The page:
Skip to main content

Free Content Human water contacts patterns in Schistosoma mansoni epidemic foci in northern Senegal change according to age, sex and place of residence, but are not related to intensity of infection

Download Article:

You have access to the full text article on a website external to Ingenta Connect.

Please click here to view this article on Wiley Online Library.

You may be required to register and activate access on Wiley Online Library before you can obtain the full text. If you have any queries please visit Wiley Online Library



In an epidemic focus in northern Senegal, adults had lower intensities of infection than adolescents, a phenomenon that could not be attributed to immunity acquired over the previous 10–15 years of exposure to the parasite because all age groups had had the same number of years' experience of the worm. This article considers whether this pattern could have been because of higher levels of exposure to the parasite in younger age groups. Personal contact with infected water was recorded using a questionnaire in Schistosoma mansoni foci not more than 3 years old and in another, 10-year-old focus. Many aspects of contact (e.g. frequency, duration or time of day of contact) may contribute to the number of encounters with infective cercariae (true exposure), so various assumptions regarding the relationship between water contact and true exposure were tested resulting in a range of exposure indices. People reported a mean of 4.4 separate contacts, and spent a median of 57 min per day in water. Patterns of water contact differed depending on the exposure index used, e.g. considering duration, males spent a longer time in water than females (P < 0.001). But using frequency, females had more contacts with water than males in most villages (P < 0.001). Generally, exposure levels dropped as people become aged (P < 0.001) and residents of the older focus were more exposed than residents of other foci (P < 0.002). Intensity of (re)infection was not related to exposure either alone or in models incorporating age, sex and/or village irrespective of the index used. There is therefore evidence that age, sex and place of residence determine exposure but none to suggest that exposure had an influence on the relationship between these factors and intensity of infection. We propose therefore that in this population other factors have principal importance in determining intensity of infection.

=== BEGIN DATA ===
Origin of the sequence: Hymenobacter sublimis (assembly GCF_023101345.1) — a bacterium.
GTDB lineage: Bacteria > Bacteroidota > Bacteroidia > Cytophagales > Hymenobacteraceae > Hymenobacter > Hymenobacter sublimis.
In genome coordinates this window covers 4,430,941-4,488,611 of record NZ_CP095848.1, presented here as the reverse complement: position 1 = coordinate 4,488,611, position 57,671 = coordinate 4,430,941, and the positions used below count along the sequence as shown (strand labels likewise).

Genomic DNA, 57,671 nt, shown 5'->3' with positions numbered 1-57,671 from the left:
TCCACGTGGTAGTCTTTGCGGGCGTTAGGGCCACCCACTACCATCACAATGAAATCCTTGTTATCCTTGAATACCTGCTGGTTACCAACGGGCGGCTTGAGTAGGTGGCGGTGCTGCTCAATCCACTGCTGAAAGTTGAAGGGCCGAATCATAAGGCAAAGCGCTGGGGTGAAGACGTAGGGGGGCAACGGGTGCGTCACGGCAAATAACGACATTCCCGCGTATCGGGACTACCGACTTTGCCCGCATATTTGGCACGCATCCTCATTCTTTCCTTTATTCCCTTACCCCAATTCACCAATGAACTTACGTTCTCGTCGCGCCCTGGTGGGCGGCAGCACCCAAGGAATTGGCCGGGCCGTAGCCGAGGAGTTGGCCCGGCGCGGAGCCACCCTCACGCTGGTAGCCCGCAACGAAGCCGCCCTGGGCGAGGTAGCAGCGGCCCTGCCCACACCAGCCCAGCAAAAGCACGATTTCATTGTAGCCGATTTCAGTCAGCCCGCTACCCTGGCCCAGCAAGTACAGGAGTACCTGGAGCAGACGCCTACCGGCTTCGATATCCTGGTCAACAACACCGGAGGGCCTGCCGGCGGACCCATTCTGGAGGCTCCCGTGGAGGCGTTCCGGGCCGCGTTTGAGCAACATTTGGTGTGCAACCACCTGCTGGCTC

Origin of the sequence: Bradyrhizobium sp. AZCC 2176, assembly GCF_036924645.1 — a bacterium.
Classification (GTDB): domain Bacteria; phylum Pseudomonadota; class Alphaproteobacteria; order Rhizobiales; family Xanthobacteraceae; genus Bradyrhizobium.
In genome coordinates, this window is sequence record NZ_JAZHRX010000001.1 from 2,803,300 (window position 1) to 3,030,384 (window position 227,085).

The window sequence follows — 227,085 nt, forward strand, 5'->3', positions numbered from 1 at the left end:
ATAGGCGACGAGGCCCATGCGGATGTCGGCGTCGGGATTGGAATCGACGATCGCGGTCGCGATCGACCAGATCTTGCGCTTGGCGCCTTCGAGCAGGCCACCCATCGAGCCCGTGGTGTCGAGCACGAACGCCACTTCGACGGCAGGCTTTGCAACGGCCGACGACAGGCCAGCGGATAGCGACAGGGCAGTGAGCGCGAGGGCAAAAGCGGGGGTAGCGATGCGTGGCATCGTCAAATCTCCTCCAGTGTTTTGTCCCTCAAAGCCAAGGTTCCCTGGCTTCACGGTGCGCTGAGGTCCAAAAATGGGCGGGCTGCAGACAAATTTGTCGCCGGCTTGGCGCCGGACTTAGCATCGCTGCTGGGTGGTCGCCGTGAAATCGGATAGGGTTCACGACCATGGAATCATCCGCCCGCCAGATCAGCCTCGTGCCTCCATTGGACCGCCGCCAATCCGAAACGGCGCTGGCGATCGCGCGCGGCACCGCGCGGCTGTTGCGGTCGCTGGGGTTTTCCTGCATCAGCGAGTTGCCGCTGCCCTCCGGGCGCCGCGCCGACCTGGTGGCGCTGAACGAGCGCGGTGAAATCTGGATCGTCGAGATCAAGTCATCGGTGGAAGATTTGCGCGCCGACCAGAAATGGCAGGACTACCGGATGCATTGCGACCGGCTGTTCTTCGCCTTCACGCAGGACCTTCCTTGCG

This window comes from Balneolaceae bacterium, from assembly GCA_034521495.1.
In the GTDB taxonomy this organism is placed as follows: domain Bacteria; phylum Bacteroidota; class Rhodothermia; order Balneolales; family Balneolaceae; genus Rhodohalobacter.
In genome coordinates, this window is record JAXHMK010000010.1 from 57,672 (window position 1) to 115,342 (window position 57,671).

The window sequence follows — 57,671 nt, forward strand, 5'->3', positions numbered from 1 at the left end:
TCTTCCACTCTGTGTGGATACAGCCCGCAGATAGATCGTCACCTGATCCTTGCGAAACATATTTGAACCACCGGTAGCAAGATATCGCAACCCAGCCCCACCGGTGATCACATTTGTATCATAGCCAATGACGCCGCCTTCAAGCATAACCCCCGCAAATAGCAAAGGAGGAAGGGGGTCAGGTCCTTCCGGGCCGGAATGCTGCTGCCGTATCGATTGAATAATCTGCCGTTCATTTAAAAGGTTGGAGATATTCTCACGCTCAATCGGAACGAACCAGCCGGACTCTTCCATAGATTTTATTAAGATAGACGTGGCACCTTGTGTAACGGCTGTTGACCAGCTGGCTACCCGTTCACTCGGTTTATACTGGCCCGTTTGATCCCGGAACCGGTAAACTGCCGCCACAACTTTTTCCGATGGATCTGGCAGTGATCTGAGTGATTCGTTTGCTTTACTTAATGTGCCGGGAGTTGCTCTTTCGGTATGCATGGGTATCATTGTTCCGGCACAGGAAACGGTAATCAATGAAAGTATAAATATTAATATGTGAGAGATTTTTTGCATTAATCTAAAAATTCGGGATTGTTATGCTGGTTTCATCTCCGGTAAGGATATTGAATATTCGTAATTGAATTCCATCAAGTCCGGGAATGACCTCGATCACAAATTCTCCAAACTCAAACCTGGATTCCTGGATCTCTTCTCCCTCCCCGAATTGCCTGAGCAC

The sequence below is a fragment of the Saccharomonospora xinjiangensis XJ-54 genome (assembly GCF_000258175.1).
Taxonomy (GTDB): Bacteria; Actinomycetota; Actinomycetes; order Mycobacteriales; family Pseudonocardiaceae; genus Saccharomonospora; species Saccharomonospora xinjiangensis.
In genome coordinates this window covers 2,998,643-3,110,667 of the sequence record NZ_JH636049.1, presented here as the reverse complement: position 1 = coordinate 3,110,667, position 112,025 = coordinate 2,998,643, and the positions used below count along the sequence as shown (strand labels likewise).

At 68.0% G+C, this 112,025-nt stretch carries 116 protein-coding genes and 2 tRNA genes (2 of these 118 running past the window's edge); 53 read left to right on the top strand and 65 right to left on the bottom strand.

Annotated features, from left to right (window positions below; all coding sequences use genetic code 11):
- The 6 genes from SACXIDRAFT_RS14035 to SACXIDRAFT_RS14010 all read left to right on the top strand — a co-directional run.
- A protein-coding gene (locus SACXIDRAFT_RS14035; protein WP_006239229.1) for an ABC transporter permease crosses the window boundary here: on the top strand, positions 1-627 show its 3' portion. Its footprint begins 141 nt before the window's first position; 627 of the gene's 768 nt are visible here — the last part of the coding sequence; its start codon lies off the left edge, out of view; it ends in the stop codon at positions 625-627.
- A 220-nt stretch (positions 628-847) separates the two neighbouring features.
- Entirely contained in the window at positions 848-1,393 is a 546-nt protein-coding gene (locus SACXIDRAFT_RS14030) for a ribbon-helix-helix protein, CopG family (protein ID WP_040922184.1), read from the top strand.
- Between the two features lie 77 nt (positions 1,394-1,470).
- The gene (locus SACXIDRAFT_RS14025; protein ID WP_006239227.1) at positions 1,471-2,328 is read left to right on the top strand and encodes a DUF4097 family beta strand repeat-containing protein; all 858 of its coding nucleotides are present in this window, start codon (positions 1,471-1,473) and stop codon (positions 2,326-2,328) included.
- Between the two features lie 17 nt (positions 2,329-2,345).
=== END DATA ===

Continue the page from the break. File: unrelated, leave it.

Keywords: Schistosoma mansoni; Senegal; human; water contact

Document Type: Research Article


Affiliations: 1: Institute of Tropical Medicine, Antwerp, Belgium 2: Programme ESPOIR, Région Médical, Saint Louis, Sénégal 3: University of Ghent, Ghent, Belgium 4: Department of Public Health, Erasmus University, Rotterdam, The Netherlands

Publication date: 2003-02-01

  • Access Key
  • Free ContentFree content
  • Partial Free ContentPartial Free content
  • New ContentNew content
  • Open Access ContentOpen access content
  • Partial Open Access ContentPartial Open access content
  • Subscribed ContentSubscribed content
  • Partial Subscribed ContentPartial Subscribed content
  • Free Trial ContentFree trial content
Cookie Policy
Cookie Policy
Ingenta Connect website makes use of cookies so as to keep track of data that you have filled in. I am Happy with this Find out more